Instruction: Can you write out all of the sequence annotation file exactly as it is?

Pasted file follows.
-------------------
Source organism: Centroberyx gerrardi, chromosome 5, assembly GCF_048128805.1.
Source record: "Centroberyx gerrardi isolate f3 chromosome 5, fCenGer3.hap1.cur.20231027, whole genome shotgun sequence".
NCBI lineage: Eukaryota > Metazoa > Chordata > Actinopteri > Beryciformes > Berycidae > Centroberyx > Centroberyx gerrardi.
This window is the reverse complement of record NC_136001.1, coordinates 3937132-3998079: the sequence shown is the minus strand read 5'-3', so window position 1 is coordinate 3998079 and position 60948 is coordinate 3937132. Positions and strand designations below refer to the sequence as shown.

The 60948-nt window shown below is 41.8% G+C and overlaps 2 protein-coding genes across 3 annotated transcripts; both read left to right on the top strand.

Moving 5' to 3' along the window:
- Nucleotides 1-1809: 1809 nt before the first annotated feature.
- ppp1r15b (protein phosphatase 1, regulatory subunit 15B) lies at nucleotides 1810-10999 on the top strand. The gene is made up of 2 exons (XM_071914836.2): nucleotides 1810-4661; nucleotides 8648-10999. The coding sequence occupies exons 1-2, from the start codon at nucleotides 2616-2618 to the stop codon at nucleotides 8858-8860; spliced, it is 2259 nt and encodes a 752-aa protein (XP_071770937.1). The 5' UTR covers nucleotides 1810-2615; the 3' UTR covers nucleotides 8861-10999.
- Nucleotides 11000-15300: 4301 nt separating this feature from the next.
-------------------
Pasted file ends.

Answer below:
Source organism: Centroberyx gerrardi, chromosome 5, assembly GCF_048128805.1.
Source record: "Centroberyx gerrardi isolate f3 chromosome 5, fCenGer3.hap1.cur.20231027, whole genome shotgun sequence".
NCBI lineage: Eukaryota > Metazoa > Chordata > Actinopteri > Beryciformes > Berycidae > Centroberyx > Centroberyx gerrardi.
This window is the reverse complement of record NC_136001.1, coordinates 3937132-3998079: the sequence shown is the minus strand read 5'-3', so window position 1 is coordinate 3998079 and position 60948 is coordinate 3937132. Positions and strand designations below refer to the sequence as shown.

The 60948-nt window shown below is 41.8% G+C and overlaps 2 protein-coding genes across 3 annotated transcripts; both read left to right on the top strand.

Moving 5' to 3' along the window:
- Nucleotides 1-1809: 1809 nt before the first annotated feature.
- ppp1r15b (protein phosphatase 1, regulatory subunit 15B) lies at nucleotides 1810-10999 on the top strand. The gene is made up of 2 exons (XM_071914836.2): nucleotides 1810-4661; nucleotides 8648-10999. The coding sequence occupies exons 1-2, from the start codon at nucleotides 2616-2618 to the stop codon at nucleotides 8858-8860; spliced, it is 2259 nt and encodes a 752-aa protein (XP_071770937.1). The 5' UTR covers nucleotides 1810-2615; the 3' UTR covers nucleotides 8861-10999.
- Nucleotides 11000-15300: 4301 nt separating this feature from the next.